As a welcome antidote to the dialogue overload of Loners comes my favourite film of the anthology: Madhumitha’s (almost) silent film Mouname Paarvayaai. Nadiya Moidu and Joju George play an older couple in a volatile relationship. The film opens with Yashoda (Nadiya) plucking chillies from her home garden humming a tune. The moment she hears Murali (Joju George) behind her, the humming stops and her face changes. Slowly, even as absolutely no words are exchanged between them, we sense the relationship’s dynamics. It’s broken, but it works.

Writers Madhumitha and Sabarivasan Shanmugham take care not to present Yashoda’s life as toil like in The Great Indian Kitchen. Yashoda is no pushover. She might fix Murali’s morning coffee, but she isn’t going to clean his dirty shoe prints all over the house! Murali is no macho-man either. He might grunt his way to getting coffee, but if Yashoda is down, he can barely light his own cigarette.

The writers are careful to place the burden of their situation not just on Yashoda, but on Murali too. They show empathy for both their characters, treating them gently, presenting them as flawed individuals in a bad situation. Karthikeya Murthy’s music softens the blow, bringing a sense of lightness to the proceedings.

The most beautiful thing about Mouname Paarvaiyaai is how intuitive it is without scratching around for details. For instance, we don’t know why Yashoda and Murali don’t talk to each other — just that they fought, things got out of hand and they’re both hurt. The film is so deft at handling human emotion that the events don’t seem to matter. In the process, it makes the viewer less of a voyeur and more of a well-wisher. If that isn’t terrific filmmaking, I don’t know what is.

Surya Krishna’s Mask is odd in the way it sets out to yell its message than tell its story. Quite literally, in several places. Mask feels like the kind of film that started off with a ‘message’ and then built a story around it. At some point, the filmmaker also got tempted by a few other messages that he decided to throw in for good measure.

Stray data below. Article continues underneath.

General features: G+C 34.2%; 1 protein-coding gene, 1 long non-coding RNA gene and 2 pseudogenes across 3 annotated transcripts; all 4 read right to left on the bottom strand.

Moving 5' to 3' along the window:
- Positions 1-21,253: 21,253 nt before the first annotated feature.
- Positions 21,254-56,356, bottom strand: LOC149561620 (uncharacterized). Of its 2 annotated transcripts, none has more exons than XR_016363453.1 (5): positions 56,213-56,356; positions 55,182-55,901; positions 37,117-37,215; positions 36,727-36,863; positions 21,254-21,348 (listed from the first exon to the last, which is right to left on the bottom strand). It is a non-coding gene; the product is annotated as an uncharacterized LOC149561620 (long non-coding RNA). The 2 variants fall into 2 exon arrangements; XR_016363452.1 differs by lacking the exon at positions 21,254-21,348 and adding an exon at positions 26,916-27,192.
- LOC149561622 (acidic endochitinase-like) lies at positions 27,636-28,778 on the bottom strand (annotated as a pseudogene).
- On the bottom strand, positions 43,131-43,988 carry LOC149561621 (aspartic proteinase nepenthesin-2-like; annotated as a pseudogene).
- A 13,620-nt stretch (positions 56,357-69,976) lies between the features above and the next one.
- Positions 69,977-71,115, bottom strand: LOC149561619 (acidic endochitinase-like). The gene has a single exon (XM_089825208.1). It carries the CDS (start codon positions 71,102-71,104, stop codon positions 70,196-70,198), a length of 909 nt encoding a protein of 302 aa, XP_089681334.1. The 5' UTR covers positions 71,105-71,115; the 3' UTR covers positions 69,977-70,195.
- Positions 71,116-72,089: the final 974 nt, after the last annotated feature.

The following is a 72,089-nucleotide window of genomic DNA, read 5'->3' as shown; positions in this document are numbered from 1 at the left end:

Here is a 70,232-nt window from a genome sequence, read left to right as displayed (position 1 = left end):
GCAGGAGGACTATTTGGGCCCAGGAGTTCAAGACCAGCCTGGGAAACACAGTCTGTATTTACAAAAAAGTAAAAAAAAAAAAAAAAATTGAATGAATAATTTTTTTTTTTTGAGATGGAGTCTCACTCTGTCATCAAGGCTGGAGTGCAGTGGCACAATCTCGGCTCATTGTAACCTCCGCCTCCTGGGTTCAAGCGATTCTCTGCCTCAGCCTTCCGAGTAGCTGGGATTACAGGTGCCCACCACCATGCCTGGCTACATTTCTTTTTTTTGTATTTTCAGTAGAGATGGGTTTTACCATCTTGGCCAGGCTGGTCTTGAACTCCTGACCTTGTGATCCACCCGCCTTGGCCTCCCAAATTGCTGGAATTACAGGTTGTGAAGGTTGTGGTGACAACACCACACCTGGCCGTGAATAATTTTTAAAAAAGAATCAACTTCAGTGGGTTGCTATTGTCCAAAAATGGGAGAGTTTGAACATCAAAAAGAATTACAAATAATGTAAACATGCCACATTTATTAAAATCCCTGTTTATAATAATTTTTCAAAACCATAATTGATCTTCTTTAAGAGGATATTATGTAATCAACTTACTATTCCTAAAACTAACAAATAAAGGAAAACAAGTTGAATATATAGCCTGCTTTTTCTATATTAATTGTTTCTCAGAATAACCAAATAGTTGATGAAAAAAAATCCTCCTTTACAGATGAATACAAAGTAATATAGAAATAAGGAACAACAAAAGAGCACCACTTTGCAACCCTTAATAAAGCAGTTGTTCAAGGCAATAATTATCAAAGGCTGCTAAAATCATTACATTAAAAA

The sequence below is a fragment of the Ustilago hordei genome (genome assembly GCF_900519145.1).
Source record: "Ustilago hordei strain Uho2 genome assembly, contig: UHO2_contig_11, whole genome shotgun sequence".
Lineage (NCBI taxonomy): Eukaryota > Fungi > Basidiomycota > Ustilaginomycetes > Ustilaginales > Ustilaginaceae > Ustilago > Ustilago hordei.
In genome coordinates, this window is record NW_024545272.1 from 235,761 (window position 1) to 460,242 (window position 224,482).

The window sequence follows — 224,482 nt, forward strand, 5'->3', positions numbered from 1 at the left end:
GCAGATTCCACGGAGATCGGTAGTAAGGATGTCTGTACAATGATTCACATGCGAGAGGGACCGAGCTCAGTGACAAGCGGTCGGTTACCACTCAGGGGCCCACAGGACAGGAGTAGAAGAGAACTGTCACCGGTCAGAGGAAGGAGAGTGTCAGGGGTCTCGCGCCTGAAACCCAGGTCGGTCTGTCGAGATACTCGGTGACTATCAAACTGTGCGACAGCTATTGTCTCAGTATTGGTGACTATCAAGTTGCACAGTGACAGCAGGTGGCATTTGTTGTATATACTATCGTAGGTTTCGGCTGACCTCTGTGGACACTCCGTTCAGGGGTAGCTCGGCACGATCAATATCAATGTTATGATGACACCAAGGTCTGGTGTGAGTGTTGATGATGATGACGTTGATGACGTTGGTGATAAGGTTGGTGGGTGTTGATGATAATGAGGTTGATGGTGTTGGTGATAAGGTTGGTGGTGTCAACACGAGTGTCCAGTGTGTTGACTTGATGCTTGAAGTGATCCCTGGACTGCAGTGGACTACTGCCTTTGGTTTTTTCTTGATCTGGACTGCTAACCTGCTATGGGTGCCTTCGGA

The making is awkward too. There is a first-person voiceover, exaggerated expressions performed to the camera breaking the fourth wall, somewhat of a poor man’s Karthik Subbaraj-esque rowdy. They make the film uneven and detached from the audience’s experience. This is not to say that it’s a bad or an unimportant film. Just one that couldn’t drop its frills to become truly great.

The last and the least impressive one, for me, is Richard Anthony’s Nizhal Tharum Idham. Aishwarya Lekshmi, who almost single-handedly carries the film, cannot save it from being a meandering exploration of loss, grief and guilt. It seeks to explore human emotions in both public and private but succeeds only in parts. The parts that are tedious such as the conversations and monologues let down the parts that are terrific like the interaction with the overbearing neighbour. The representation of Shobi’s inner demons that follow her, literally dancing around her, suffocating her, remains uncomfortable at the least. 

As we’ve come to expect of any anthology made in Tamil, Putham Pudhu Kaalai Vidiyaadhaa is uneven. As is normal for any film written to a brief — a film of hope amidst the pandemic, I assume was the brief here — it is unwaveringly positive. Overall, it’s underwhelming.